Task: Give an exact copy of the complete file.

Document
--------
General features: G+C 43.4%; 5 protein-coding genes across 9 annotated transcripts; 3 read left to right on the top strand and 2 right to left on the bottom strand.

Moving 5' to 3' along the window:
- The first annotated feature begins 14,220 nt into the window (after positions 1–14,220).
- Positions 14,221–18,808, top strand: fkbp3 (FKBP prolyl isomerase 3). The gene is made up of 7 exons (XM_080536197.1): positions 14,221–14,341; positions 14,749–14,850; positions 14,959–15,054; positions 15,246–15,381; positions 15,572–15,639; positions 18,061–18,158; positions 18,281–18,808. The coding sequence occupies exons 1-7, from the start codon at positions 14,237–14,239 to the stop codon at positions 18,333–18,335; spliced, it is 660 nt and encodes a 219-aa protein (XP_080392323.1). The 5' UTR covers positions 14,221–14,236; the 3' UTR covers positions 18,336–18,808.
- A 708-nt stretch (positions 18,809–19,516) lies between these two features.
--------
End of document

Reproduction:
General features: G+C 43.4%; 5 protein-coding genes across 9 annotated transcripts; 3 read left to right on the top strand and 2 right to left on the bottom strand.

Moving 5' to 3' along the window:
- The first annotated feature begins 14,220 nt into the window (after positions 1–14,220).
- Positions 14,221–18,808, top strand: fkbp3 (FKBP prolyl isomerase 3). The gene is made up of 7 exons (XM_080536197.1): positions 14,221–14,341; positions 14,749–14,850; positions 14,959–15,054; positions 15,246–15,381; positions 15,572–15,639; positions 18,061–18,158; positions 18,281–18,808. The coding sequence occupies exons 1-7, from the start codon at positions 14,237–14,239 to the stop codon at positions 18,333–18,335; spliced, it is 660 nt and encodes a 219-aa protein (XP_080392323.1). The 5' UTR covers positions 14,221–14,236; the 3' UTR covers positions 18,336–18,808.
- A 708-nt stretch (positions 18,809–19,516) lies between these two features.